dangerous precedent and raise questions about other kinds of work done by artists.
One of Benjamin Britten's most famous operas was censored and branded obscene before it reached the stage, a new biography of the composer will reveal.
The original version of The Rape of Lucretia was branded obscene and was censored before it reached the stage.
Records from the Lord Chamberlain's Office, which had powers of censorship over theatrical productions at the time, reveal how the work caused 'outrage' with its sexually-suggestive language.
The opera, written in 1946 by Britten and the librettist Ronald Duncan, was originally inspired by a Shakespeare poem. It tells the classical tale of the rape of Lucretia, a Roman noblewoman, by Tarquinius, a prince -- leading to her suicide and a
popular uprising against the king.
Britten's original arrangement saw the Male Chorus singing:
He takes her hand
And places it upon his unsheathed sword ,
followed by the Female Chorus singing:
Thus wounding her with an equal lust
A wound only his sword can heal .
A theatre censor wrote:
I most certainly think we should draw the line at the somewhat transparent effort by the Chorus on page 5 of Act II to wrap up an ugly fact in pretty language. It is little better than the obscenities in Lady Chatterley's Lover.
The licence to perform The Rape of Lucretia was only granted subject to the removal of the offending lines. For the opera's first performance in July 1946, they were replaced with:
Tarquinius: Poised like a dart Lucretia : At the heart of woman Male Chorus: Man climbs towards his God Female Chorus: Then falls to his lonely hell
The findings appear in Benjamin Britten: A Life in the Twentieth Century by Paul Kildea which is set to be published on 3rd February next year to mark the composer's centenary.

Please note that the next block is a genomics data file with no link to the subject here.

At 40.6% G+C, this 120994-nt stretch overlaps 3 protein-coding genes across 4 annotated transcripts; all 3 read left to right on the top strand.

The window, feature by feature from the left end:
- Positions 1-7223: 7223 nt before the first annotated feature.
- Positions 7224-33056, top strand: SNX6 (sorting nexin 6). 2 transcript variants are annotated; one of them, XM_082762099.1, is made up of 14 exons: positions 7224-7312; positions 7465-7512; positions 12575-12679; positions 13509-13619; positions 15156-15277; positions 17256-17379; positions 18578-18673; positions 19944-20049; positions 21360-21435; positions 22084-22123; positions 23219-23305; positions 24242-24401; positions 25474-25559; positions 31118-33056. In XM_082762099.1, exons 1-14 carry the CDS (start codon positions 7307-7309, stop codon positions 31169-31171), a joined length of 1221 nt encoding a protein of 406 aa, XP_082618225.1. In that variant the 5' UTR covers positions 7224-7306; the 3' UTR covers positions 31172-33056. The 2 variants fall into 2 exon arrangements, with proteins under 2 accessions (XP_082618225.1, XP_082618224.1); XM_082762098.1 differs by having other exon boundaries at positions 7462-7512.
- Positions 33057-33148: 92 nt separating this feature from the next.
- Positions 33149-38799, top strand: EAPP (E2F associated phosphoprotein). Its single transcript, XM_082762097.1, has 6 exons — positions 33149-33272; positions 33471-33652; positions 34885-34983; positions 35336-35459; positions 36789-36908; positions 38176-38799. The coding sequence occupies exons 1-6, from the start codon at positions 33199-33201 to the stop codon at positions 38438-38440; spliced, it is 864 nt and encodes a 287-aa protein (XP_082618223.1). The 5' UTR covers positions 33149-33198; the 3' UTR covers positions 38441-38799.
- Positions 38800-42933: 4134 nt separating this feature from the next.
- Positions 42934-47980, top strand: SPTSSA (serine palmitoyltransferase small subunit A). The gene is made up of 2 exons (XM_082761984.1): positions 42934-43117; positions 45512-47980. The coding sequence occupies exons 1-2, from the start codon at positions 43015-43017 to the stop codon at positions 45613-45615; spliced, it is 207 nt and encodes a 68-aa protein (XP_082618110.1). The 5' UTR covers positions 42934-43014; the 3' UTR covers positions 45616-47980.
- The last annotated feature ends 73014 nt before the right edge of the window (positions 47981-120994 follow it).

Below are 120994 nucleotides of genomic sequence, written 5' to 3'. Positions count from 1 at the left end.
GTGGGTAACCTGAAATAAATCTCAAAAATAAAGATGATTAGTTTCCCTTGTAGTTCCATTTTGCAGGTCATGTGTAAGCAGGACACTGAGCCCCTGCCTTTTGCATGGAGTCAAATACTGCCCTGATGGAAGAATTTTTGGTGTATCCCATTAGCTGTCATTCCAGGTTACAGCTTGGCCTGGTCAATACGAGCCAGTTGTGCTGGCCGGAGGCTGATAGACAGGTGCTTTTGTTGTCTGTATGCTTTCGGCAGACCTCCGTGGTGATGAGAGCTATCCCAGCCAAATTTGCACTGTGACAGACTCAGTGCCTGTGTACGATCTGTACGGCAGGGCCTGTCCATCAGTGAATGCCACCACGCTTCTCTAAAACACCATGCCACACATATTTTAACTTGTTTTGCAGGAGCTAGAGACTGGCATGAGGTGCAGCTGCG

An Italian court has overturned the conviction of three Google executives found guilty of breaking Italian law by allowing a video of a bullied teenager to
be posted online.
The clip was uploaded in 2006 and the employees were given six-month suspended jail sentences in 2010. Google had appealed against the ruling, saying it had removed the video within two hours of being notified by the authorities.
The offending video clip was a mobile phone upload showing four students at a school in Turin bullying the victim. Prosecutors had highlighted that it had been online for two months despite several users posting comments calling for its removal.
A Google spokesman said:
We're very happy that the verdict has been reversed and our colleagues' names have been cleared.
Of course, while we're all delighted with the appeal, our thoughts continue to be with the family who have been through the ordeal.
Giovanni Maria Riccio, professor of IT Law at the University of Salerno, described the ruling as a landmark decision :